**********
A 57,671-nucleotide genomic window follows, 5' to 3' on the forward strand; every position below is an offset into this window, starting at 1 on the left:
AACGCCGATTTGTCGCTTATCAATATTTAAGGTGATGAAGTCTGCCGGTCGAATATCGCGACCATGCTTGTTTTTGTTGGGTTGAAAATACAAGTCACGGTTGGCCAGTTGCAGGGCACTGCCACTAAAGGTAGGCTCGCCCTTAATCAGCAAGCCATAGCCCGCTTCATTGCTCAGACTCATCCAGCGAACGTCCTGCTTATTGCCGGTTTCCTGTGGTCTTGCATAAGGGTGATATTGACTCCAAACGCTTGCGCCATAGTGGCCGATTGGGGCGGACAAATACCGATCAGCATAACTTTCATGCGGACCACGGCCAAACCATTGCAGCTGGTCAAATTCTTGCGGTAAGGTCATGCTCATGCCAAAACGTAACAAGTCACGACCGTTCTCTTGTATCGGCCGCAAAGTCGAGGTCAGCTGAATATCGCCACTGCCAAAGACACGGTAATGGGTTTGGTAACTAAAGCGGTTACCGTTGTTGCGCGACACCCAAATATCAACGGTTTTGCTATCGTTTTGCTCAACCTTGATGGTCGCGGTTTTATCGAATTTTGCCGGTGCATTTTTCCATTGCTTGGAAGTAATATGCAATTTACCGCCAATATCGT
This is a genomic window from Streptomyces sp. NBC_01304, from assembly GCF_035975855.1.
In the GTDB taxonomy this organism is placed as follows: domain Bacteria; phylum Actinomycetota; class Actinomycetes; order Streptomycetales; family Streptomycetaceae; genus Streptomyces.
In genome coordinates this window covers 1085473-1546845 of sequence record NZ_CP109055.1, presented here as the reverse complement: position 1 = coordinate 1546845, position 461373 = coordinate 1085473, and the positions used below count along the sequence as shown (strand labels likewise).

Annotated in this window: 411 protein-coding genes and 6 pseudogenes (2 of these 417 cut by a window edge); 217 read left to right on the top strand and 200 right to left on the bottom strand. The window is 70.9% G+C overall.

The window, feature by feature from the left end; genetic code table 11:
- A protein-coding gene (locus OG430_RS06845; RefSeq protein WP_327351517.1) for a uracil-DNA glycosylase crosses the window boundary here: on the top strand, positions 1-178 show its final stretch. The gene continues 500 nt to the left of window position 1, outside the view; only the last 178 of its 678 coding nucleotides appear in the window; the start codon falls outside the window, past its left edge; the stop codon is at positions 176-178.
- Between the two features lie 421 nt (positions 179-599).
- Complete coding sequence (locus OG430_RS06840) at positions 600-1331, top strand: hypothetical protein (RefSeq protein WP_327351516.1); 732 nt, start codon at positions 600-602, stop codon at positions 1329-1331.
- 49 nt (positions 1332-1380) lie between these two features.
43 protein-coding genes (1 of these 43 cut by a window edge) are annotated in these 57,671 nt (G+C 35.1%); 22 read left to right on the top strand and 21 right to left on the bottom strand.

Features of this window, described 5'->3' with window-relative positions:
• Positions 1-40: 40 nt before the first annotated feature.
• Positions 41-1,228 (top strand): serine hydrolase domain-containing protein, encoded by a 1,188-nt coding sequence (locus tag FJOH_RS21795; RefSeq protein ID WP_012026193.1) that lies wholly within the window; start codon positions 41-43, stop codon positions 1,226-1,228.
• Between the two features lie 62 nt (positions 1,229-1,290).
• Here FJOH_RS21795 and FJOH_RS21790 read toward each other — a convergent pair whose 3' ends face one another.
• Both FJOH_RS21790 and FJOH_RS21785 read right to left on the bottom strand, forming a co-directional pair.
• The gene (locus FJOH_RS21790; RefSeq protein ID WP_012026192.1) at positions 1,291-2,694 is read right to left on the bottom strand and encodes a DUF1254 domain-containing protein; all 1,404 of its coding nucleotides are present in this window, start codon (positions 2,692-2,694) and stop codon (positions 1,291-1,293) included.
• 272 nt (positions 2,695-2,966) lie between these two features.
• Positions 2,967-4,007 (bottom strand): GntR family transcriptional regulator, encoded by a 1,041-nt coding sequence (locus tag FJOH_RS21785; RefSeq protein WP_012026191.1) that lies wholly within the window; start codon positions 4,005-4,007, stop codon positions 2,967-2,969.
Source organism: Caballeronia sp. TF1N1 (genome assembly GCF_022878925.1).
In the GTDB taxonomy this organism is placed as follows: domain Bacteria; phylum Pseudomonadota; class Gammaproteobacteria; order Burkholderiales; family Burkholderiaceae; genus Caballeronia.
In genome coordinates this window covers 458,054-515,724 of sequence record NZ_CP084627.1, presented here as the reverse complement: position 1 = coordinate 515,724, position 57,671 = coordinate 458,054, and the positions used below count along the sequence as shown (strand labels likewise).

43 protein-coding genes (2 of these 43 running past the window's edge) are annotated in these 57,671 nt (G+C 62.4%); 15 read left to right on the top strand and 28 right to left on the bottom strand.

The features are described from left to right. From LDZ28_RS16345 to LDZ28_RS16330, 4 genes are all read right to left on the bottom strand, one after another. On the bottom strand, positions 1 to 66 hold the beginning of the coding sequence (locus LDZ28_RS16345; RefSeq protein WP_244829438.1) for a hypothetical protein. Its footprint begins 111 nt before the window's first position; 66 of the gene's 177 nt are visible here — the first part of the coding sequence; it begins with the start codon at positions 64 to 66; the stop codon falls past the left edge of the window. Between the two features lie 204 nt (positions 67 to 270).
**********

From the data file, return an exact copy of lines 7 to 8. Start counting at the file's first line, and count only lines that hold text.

The window, feature by feature from the left end; genetic code table 11:
- A protein-coding gene (locus OG430_RS06845; RefSeq protein WP_327351517.1) for a uracil-DNA glycosylase crosses the window boundary here: on the top strand, positions 1-178 show its final stretch. The gene continues 500 nt to the left of window position 1, outside the view; only the last 178 of its 678 coding nucleotides appear in the window; the start codon falls outside the window, past its left edge; the stop codon is at positions 176-178.